In an article on Hailemariam, Haustein makes several points that are worth pondering. First, the EPRDF had a Marxist background and many of its members minimized religion, including the previous prime minister Meles Zenawi. In contrast Hailemariam has discussed his faith commitments openly. At the same time, Hailemariam has been forceful in maintaining a separation of church and state as a way to keep all religious groups on board. Thus Hailemariam signals a transition in how religious discourse can enter political discourse while also affirming other religious traditions. This is an important step toward preserving religious freedom.
Second, Hailemariam seems to be using his position as an opportunity to bring the Apostolic Church of Ethiopian more into the Protestant fold. According to Haustein, in an interrview for Enqu magazine Hailemariam was asked whether the ACE was a cult that focused on “Jesus Only.” Hailemariam’s response was to claim that the designation was misleading and the ACE believed in the Father, the Son, and the Holy Spirit. Due to the complicated way in which Oneness Pentecostals utilize such language, it remains to be seen what this means, but he has publicly committed to Trinitarian language.
What many do not realize in their appraisal of Oneness Pentecostalism is that it represents in many respects a return to the debates that ensued after the Council of Nicaea. One of the key theologians of the United Pentecostal Church International was a Persian named Andrew David Urshan who had grown up in what is now the northeastern corner of Iran. Urshan maintained that there was a mysterious threeness in God and embraced the technical Syriac term for persons (qnoma). Urshan also equated the apostolic faith with Assyrian Christianity to the point of defending Nestorius and claiming that the western church went astray with its language of person. In my view Urshan never ceased to be Trinitarian, but he choose to express his understanding of God through Syriac terms that most Protestants in the United States could not relate to. Hailemariam’s efforts to mainstream Oneness Pentecostalism in Ethiopia may provide an opportunity for greater dialogue along these lines even in the United States.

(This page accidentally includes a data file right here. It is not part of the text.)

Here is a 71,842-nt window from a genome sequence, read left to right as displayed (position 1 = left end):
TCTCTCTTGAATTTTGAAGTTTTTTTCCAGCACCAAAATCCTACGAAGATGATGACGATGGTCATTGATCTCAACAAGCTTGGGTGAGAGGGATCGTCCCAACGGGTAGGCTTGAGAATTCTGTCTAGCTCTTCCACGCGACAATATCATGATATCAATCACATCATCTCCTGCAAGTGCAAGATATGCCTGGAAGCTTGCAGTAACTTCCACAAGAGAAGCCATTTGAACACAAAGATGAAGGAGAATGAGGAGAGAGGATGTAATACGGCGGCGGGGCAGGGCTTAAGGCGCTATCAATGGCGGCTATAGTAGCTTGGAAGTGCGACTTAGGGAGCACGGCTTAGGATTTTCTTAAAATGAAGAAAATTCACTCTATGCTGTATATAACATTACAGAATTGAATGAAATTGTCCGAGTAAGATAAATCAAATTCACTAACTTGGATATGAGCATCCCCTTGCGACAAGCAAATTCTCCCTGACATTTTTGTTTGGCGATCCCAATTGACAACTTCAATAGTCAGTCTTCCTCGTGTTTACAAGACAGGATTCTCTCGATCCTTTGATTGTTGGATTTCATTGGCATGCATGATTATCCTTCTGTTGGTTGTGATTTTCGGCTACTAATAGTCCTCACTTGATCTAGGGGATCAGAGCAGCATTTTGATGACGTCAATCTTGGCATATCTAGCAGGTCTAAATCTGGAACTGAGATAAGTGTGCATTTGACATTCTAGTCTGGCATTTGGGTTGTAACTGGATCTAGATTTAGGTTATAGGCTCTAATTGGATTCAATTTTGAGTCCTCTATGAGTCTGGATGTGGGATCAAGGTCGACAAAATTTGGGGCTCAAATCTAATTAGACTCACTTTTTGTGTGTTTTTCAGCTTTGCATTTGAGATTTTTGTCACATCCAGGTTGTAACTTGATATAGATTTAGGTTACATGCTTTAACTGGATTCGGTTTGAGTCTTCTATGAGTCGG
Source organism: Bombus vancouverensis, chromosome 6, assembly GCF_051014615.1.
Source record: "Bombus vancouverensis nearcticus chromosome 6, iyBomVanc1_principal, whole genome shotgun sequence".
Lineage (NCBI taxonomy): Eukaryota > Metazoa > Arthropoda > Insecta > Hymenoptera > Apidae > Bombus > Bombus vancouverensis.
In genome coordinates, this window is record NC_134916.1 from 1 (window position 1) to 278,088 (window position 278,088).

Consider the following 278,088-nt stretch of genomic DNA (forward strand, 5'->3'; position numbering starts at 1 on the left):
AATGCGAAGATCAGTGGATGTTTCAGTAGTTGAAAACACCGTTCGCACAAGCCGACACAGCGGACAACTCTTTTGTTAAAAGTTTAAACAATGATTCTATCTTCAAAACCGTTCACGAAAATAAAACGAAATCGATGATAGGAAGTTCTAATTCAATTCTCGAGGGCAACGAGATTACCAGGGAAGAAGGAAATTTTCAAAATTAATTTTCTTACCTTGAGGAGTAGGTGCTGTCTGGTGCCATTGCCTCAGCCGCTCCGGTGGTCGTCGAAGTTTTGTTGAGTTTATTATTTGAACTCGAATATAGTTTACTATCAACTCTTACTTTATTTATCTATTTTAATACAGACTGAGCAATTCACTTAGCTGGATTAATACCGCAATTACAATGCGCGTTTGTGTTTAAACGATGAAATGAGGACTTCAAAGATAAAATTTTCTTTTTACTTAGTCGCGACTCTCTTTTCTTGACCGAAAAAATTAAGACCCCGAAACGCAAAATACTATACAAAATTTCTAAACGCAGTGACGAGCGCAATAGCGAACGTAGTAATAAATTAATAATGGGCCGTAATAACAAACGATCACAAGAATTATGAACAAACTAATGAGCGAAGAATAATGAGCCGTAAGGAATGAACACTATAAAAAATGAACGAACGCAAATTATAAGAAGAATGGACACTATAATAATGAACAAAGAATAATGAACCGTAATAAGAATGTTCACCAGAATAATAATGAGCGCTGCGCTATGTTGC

Third, the Ethiopian experience provides an interesting mirror for the U.S. that accentuates identity politics. The EPRDF has successfully kept religion as a background political discourse by placing the focus of democratic life around ethnic and regional identities, which go together. Hailemariam’s rise to power relies on ethnic connections given his religious background in Oneness Pentecostalism, which is a barrier even to fellow Pentecostals who are Trinitarian. Yet, Protestant groups have minimized these differences in the wake of Hailemariam’s rise because it provides an important political moment for all Protestants in Ethiopia with respect to the two largest religious groups, the Orthodox and Islam. One wonders if Christians in the US might overcome the forces of identity politics and find their common Christian heritage to be a source of strength and unity.
Finally, Hailemariam’s ascendancy might just be the final nail in the coffin of the historical paradigm that suggests Pentecostalism is too “other worldly” a form of Christianity to be engaged in political and cultural life; that Pentecostal views of the end somehow lead to an escapist outlook of disengagement. I have always thought that this theological interpretation of Pentecostalism did not have much going for it and I’m glad that Hailemariam adds another piece of evidence against it. A “Catholic” moment indeed.